A YLS paper on affirmative action found that black students were more likely to become lawyers if they were at a school technically higher tiered than they were qualified for (based on test scores and GPAs).

“[G]oing to a school below the white median tier hurts a black student’s chances of becoming a lawyer. Going to a school above the white median tier increases a black student’s chances of becoming a lawyer.”

Higher ranked schools provide better opportunities for success, for every race and class. Deresiewicz’s suggestion to go to schools below your qualifications is a suggestion to be less professionally successful. Take that as you will.

Deresiewicz then says the best schools are those like “Reed, Kenyon, Wesleyan, Sewanee, Mount Holyoke,” which definitely, definitely are socioeconomically diverse. “Instead of trying to compete with Harvard and Yale, these schools have retained their allegiance to real educational values,” Deresiewicz writes, apparently having missed Wesleyan’s “Independent Ivy” campaign in 1998.

After spending 4000 words writing about Ivies, Deresiewicz concludes that we should ignore them. Of course though, by “naming the Ivies as the most powerful instrument to deal with income inequality–and treating them like bellwethers of society’s future income distribution as a whole—he’s inadvertently adding to their mystique,” Durham says.

Deresiewicz makes some half-assed points but ultimately, in our assessment, comes up short. Urging qualified students to go to lower-tiered schools is irresponsible. Telling all students to seek intellectualism rather than pre-professionalism is entitled. Saying simply that well-funded, high-quality public universities are the answer is unrealistic and reductive. There are definitely changes that need to be made to the entire American university system in terms of increasing socioeconomic diversity and preventing further stratification. But Deresiewicz’s conception of college as a place to solely build your “self” and learn how to “think” without at all considering future employment is simply incorrect. And blaming elite schools for a national, societal problem is absurd.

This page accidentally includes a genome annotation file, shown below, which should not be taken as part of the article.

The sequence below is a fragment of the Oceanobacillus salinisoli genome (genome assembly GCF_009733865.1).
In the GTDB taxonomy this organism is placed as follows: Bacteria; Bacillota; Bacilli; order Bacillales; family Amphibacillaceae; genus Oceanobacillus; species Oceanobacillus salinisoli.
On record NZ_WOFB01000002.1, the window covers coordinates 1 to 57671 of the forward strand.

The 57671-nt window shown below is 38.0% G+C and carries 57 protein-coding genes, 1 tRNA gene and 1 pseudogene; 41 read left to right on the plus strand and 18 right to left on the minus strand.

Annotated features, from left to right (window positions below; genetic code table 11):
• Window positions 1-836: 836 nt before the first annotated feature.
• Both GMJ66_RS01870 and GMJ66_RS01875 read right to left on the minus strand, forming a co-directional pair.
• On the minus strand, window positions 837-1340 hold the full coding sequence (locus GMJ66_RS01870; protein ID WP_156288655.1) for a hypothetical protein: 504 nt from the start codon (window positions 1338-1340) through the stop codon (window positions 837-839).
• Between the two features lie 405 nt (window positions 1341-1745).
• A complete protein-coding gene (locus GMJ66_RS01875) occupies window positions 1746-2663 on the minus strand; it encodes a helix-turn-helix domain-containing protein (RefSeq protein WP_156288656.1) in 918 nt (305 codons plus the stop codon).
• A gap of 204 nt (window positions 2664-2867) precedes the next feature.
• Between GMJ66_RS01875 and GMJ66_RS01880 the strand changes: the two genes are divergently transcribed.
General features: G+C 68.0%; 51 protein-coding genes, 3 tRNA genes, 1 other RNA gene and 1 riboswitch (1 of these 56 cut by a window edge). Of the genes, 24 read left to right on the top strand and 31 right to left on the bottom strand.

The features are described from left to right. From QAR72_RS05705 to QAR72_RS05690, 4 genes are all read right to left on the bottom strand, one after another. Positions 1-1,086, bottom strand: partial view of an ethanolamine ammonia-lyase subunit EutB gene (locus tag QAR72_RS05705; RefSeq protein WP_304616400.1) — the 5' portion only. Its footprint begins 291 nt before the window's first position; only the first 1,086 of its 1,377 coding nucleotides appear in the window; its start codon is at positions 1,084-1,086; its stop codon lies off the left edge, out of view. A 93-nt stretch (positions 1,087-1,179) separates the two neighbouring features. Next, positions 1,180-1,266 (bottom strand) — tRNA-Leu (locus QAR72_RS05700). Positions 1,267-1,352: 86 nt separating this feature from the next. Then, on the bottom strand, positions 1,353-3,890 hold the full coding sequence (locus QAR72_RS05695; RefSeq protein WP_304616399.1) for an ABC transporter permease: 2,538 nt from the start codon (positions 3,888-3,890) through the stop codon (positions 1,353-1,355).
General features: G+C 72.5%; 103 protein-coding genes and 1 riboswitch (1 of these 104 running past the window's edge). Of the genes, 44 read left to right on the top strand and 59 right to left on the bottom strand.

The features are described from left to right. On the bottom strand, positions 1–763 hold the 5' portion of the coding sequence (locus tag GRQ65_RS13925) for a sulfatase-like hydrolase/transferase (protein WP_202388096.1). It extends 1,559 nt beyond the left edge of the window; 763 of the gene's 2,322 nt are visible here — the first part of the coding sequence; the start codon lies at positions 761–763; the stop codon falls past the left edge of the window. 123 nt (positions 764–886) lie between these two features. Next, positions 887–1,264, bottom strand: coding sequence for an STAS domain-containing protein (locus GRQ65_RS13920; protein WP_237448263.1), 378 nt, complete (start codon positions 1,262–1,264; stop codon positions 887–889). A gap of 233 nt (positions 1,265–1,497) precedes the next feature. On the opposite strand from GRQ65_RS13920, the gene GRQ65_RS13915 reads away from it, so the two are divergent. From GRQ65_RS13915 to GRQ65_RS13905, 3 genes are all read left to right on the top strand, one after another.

20 Responses to “In Defense of the Ivy League”

  1. fukaya category Says:

    the man is a socialist, but we shouldn’t be fascists. let people continue to pay into the system and come back 15 years later whining that they didn’t get what they paid for. anyone going to the Ivy League who is under the preconception that higher education in the states is fact, NOT big business is a complete idiot. I don’t care if they have their PhD in Wiccan Studies or Pottery.